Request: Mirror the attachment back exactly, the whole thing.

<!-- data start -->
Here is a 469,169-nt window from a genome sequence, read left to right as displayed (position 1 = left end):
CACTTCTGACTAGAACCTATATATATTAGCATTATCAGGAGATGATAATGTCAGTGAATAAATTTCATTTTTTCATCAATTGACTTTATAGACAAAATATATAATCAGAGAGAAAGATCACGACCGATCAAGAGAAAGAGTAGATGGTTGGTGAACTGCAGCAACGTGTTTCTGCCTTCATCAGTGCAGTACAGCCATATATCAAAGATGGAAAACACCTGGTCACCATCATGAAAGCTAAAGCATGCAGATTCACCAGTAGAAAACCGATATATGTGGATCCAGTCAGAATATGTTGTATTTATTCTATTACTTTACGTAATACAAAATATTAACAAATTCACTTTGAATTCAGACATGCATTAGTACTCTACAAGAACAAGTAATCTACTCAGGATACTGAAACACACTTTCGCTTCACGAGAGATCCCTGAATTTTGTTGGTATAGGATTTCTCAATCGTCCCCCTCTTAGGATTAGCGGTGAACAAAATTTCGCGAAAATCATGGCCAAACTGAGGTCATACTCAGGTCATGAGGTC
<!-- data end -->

Here is a 469,169-nt window from a genome sequence, read left to right as displayed (position 1 = left end):
CACTTCTGACTAGAACCTATATATATTAGCATTATCAGGAGATGATAATGTCAGTGAATAAATTTCATTTTTTCATCAATTGACTTTATAGACAAAATATATAATCAGAGAGAAAGATCACGACCGATCAAGAGAAAGAGTAGATGGTTGGTGAACTGCAGCAACGTGTTTCTGCCTTCATCAGTGCAGTACAGCCATATATCAAAGATGGAAAACACCTGGTCACCATCATGAAAGCTAAAGCATGCAGATTCACCAGTAGAAAACCGATATATGTGGATCCAGTCAGAATATGTTGTATTTATTCTATTACTTTACGTAATACAAAATATTAACAAATTCACTTTGAATTCAGACATGCATTAGTACTCTACAAGAACAAGTAATCTACTCAGGATACTGAAACACACTTTCGCTTCACGAGAGATCCCTGAATTTTGTTGGTATAGGATTTCTCAATCGTCCCCCTCTTAGGATTAGCGGTGAACAAAATTTCGCGAAAATCATGGCCAAACTGAGGTCATACTCAGGTCATGAGGTC